Professional baseball first came to St. Petersburg, Florida, as early as 1908 when the then- independent St. Paul Saints played an exhibition game against the National League Cincinnati Reds. In 1914, businessman and future mayor Al Lang convinced the St. Louis Browns to come to St. Petersburg and train at Sunshine Park – also known as Coffee Pot Park because of its location near Coffee Pot Bayou in St. Petersburg. The Browns stayed in St. Petersburg only one season. From 1915 through 1918, the Philadelphia Phillies trained at Coffee Pot Park.
In 1922, a new ballpark opened along the shoreline of Tampa Bay in St. Petersburg on a patch of land that was part of the city’s mile-long Waterfront Park. The ball field, also known as Waterfront Park, was located at the intersection of 1st Avenue S.E. and First Street S.E. It was the spring training grounds of the Boston Braves beginning in 1922.
In 1925, the New York Yankees began training in St. Petersburg at nearby Crescent Lake Park, while playing some of their games at Waterfront Park. The Braves departed St. Petersburg after the 1937 season and the St. Louis Cardinals moved to Waterfront Park in 1938, sharing the facility with the Yankees for Spring Training games.
In 1947, Waterfront Park was demolished and replaced by Al Lang Field, named in honor of the man who helped establish St. Petersburg as a spring training mecca. Al Lang Field was constructed on land one block south of the northern most point of Waterfront Park.
Thus, the grandstand at Al Lang Field was built on top of Waterfront Park’s former infield.
The exact location of Waterfront Park in relation to Al Lang Field is evident by comparing the two ballparks as they appear below in the two aerial postcards of Waterfront Park and Al Lang Field.
Al Lang Field:
As can be seen from the above two postcards and the postcard below, a parking lot for Al Lang Field was constructed where Waterfront Park’s grandstand once stood. In the city block just north of the parking lot is Pioneer Park, which honors St. Petersburg’s earliest settlers.
In 1977, Al Lang Field was demolished and replaced by Al Lang Stadium, a concrete structure with little of the charm offered baseball fans at Al Lang Field and Waterfront Park.
In 1998, the naming rights to Al Lang Stadium were sold and the stadium was renamed Florida Power Park. It later was renamed Progress Energy Park in 2003. The stadium complex currently is known as Al Lang Field at Progress Energy Park.
The Yankees departed Al Lang Field for Fort Lauderdale after the 1960 Spring Training season and the Cardinals departed for Palm Beach after the 1997 season.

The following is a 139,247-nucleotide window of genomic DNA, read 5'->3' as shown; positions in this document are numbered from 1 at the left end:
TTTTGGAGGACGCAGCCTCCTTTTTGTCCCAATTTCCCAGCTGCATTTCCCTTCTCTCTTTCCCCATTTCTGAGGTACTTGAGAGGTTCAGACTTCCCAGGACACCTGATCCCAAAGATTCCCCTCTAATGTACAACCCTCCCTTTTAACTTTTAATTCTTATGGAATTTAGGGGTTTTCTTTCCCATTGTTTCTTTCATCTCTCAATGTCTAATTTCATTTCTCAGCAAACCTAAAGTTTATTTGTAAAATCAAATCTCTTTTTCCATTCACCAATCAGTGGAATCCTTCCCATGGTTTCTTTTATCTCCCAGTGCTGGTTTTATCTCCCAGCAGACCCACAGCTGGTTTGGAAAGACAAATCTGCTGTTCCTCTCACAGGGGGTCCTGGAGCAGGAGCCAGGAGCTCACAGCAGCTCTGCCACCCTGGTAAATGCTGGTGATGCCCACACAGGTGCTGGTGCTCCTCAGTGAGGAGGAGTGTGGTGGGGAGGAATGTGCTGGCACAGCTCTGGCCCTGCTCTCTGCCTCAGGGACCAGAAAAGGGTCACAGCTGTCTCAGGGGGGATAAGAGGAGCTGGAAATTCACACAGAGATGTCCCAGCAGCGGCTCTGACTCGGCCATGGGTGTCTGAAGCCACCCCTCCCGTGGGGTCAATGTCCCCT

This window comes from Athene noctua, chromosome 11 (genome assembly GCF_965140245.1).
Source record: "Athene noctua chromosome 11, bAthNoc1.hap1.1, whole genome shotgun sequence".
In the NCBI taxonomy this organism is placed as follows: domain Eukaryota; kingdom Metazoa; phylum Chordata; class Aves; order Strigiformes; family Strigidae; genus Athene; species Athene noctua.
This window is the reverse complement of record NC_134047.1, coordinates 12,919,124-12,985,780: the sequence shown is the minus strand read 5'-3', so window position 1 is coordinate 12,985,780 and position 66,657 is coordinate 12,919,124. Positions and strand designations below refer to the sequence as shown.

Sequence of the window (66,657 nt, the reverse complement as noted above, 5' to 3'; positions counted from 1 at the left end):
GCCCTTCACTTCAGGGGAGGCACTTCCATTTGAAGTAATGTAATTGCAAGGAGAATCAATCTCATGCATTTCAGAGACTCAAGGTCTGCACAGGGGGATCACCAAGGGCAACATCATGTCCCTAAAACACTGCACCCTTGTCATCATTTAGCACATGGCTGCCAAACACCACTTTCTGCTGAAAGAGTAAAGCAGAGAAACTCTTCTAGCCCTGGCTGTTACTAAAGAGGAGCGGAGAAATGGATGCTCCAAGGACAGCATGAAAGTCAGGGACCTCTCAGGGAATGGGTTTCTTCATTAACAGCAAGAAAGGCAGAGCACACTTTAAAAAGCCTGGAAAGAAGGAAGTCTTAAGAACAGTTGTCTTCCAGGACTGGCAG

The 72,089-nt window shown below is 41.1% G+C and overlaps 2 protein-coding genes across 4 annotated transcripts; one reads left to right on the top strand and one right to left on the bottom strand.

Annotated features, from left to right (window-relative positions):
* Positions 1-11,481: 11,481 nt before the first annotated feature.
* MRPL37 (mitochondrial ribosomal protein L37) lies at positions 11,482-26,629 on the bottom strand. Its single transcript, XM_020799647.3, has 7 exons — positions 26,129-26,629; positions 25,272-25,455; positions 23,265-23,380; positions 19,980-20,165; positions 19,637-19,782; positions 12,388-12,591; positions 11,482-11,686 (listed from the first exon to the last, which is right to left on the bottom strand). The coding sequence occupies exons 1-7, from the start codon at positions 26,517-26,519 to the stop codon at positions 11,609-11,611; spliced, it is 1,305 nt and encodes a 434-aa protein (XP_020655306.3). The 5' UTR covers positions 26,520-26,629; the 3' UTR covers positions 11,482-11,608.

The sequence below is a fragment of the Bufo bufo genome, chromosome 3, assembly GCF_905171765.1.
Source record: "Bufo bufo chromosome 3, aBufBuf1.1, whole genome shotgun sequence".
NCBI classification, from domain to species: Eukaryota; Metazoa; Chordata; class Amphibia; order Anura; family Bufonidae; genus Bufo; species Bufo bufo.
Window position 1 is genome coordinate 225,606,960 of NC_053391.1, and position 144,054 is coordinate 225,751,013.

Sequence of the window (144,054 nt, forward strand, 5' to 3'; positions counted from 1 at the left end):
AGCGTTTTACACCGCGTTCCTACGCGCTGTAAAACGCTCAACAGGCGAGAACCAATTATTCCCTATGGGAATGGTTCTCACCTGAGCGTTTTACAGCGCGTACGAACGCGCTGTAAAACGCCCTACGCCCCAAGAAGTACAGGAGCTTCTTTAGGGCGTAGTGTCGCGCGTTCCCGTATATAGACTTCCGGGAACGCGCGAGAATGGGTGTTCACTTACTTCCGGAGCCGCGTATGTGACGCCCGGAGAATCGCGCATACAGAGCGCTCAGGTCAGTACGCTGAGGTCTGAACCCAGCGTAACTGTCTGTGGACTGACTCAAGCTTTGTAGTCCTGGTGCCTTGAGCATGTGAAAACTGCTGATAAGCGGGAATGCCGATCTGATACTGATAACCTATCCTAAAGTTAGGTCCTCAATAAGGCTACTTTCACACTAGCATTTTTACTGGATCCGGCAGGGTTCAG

Other professional teams that once called the ballpark home were the New York Giants (1951), the New York Mets (1962-1987), and the Baltimore Orioles (1992-1995).
In 1998, the Tampa Bay Devil Rays took over the ballpark.
The Devil Rays, a 1998 MLB expansion team, played their regular season games at the Tropicana Dome, located less than two miles west of Progress Energy Park.
Although the concrete structure of the stadium itself leaves much to be desired, the setting at Progress Energy Park was one of the most beautiful of all spring training venues, current or former.
The view of the playing field, with Tampa Bay as a back drop,was breathtaking.
Beginning in 2005, the Tampa Bay Rays began a campaign to build a new major league ballpark on the site of Progress Energy Field. However, those plans met public opposition and quietly were withdrawn in 2009.
The Rays trained at Progress Energy Park through the 2008 season.
In 2009 the Rays moved to a new ballpark in Port Charlotte, Florida, 80 miles south.
Charlotte Sports Park previously had been the home Spring Training home for the Texas Rangers. The park was renovated prior to the Rays arrival in 2009.
The facade of Progress Energy Park includes a series of plaques which in 1998 had been part of the “Jim Healey and Jack Lake Baseball Boulevard.” The 85 brass home plate plaques that made up the Baseball Boulevard told the story of Major League baseball St. Petersburg.
One of the plaques honors the opening of Waterfront Park in 1922. However, the plaque states, incorrectly, that Waterfront Park was located on land that later became Bayfront Center, an indoor sports arena built in 1965 and demolished in 2004. The former site of Bayfront Center is now the Salvador Dali Museum, which is located south of Progress Energy Field on Bay Shore Drive.
Progress Energy Park is still used to today, mainly for minor league soccer and music concerts. Although St. Petersburg residents appear to favor keeping the site a public park, it seems only a matter of time before the stadium itself is demolished. Hopefully, the historic field will be maintained, for it represents over 90 years of baseball spring training history.